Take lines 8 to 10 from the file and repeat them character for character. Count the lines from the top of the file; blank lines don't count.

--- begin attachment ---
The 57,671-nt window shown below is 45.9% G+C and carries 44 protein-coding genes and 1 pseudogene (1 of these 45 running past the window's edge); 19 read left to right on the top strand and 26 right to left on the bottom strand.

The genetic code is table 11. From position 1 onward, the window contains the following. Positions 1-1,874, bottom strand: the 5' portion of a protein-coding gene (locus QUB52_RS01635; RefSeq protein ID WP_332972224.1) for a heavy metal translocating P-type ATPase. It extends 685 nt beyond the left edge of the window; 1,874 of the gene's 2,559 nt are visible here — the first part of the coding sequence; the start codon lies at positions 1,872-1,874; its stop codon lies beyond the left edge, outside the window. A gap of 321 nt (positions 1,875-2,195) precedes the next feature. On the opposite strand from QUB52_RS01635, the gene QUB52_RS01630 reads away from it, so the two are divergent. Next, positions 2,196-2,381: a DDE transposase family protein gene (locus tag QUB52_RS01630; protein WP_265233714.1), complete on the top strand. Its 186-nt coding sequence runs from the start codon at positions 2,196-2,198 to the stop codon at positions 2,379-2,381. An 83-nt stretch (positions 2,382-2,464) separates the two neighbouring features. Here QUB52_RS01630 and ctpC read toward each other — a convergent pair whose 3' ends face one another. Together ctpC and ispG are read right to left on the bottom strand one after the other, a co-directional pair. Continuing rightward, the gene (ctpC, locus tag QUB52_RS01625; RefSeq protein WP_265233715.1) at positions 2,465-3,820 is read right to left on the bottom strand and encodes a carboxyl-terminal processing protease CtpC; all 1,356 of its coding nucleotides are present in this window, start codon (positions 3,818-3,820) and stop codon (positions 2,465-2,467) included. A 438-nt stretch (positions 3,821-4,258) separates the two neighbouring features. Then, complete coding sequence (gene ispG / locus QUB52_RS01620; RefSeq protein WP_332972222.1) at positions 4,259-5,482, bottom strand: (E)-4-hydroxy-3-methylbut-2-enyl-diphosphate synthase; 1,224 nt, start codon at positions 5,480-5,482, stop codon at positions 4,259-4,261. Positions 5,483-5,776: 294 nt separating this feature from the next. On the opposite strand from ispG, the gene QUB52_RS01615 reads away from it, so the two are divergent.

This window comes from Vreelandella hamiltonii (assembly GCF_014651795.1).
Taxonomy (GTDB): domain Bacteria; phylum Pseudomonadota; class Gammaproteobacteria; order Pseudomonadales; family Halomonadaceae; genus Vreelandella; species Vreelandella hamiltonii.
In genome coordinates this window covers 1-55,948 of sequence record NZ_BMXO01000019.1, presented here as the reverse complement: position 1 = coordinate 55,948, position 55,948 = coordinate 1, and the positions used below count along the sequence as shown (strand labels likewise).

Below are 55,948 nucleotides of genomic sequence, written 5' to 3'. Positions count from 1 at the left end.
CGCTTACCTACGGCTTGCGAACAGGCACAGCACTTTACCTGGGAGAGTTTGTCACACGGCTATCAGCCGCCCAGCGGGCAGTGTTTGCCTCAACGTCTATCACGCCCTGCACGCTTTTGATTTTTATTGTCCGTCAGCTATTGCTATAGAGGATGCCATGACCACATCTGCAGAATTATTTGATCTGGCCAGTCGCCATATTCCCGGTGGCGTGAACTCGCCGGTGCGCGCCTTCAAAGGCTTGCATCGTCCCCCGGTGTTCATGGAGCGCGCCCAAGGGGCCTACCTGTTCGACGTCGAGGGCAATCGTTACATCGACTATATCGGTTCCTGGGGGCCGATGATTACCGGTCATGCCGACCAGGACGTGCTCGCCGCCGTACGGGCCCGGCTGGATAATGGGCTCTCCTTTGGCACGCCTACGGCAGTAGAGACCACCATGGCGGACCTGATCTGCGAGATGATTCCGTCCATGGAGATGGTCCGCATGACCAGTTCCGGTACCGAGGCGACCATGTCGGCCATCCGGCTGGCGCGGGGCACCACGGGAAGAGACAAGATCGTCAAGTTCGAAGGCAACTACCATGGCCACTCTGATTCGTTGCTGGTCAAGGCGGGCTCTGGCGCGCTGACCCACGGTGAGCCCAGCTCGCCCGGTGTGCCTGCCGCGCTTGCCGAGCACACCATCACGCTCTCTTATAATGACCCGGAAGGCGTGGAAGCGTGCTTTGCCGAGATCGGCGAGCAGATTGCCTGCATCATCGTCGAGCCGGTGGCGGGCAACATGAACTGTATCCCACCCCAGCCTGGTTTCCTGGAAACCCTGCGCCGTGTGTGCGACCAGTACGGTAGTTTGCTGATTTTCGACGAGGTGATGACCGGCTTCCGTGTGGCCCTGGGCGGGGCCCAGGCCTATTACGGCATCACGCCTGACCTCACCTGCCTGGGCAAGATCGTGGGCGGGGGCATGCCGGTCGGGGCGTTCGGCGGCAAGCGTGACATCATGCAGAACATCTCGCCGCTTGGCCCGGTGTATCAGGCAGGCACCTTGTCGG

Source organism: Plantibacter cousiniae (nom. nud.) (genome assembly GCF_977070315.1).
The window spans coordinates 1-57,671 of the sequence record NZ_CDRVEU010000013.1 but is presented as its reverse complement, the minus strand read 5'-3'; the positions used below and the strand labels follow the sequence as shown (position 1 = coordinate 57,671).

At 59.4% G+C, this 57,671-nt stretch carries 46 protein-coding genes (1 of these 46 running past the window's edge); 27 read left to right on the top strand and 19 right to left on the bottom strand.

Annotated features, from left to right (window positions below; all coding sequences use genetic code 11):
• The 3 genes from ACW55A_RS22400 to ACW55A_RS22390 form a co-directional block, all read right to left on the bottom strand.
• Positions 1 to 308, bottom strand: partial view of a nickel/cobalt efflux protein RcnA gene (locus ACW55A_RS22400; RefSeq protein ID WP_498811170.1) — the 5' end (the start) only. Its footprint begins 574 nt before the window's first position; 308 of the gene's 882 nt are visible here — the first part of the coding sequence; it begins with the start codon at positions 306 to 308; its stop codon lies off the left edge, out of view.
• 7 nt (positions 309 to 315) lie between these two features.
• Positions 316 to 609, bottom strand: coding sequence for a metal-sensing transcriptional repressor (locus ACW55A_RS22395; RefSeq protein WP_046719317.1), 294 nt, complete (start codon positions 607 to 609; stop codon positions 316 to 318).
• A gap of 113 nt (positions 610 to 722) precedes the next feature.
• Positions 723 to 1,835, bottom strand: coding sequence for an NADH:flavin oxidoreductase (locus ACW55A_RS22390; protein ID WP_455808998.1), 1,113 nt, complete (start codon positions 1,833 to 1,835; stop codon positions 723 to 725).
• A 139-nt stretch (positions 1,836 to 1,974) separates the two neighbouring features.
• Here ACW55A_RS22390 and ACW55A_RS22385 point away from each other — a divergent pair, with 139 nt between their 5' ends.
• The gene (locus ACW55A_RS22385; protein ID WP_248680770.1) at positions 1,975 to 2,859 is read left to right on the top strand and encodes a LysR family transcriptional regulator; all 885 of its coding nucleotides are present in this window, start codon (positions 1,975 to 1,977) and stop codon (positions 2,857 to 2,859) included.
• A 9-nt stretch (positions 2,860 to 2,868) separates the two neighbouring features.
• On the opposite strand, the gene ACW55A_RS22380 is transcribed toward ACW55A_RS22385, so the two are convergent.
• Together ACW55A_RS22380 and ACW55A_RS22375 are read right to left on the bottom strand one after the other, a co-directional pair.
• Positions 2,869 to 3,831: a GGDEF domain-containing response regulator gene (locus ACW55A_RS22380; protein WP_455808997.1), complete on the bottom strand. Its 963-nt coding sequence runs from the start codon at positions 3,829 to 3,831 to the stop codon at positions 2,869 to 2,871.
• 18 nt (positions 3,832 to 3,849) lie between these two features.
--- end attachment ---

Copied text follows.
Source organism: Plantibacter cousiniae (nom. nud.) (genome assembly GCF_977070315.1).
The window spans coordinates 1-57,671 of the sequence record NZ_CDRVEU010000013.1 but is presented as its reverse complement, the minus strand read 5'-3'; the positions used below and the strand labels follow the sequence as shown (position 1 = coordinate 57,671).

At 59.4% G+C, this 57,671-nt stretch carries 46 protein-coding genes (1 of these 46 running past the window's edge); 27 read left to right on the top strand and 19 right to left on the bottom strand.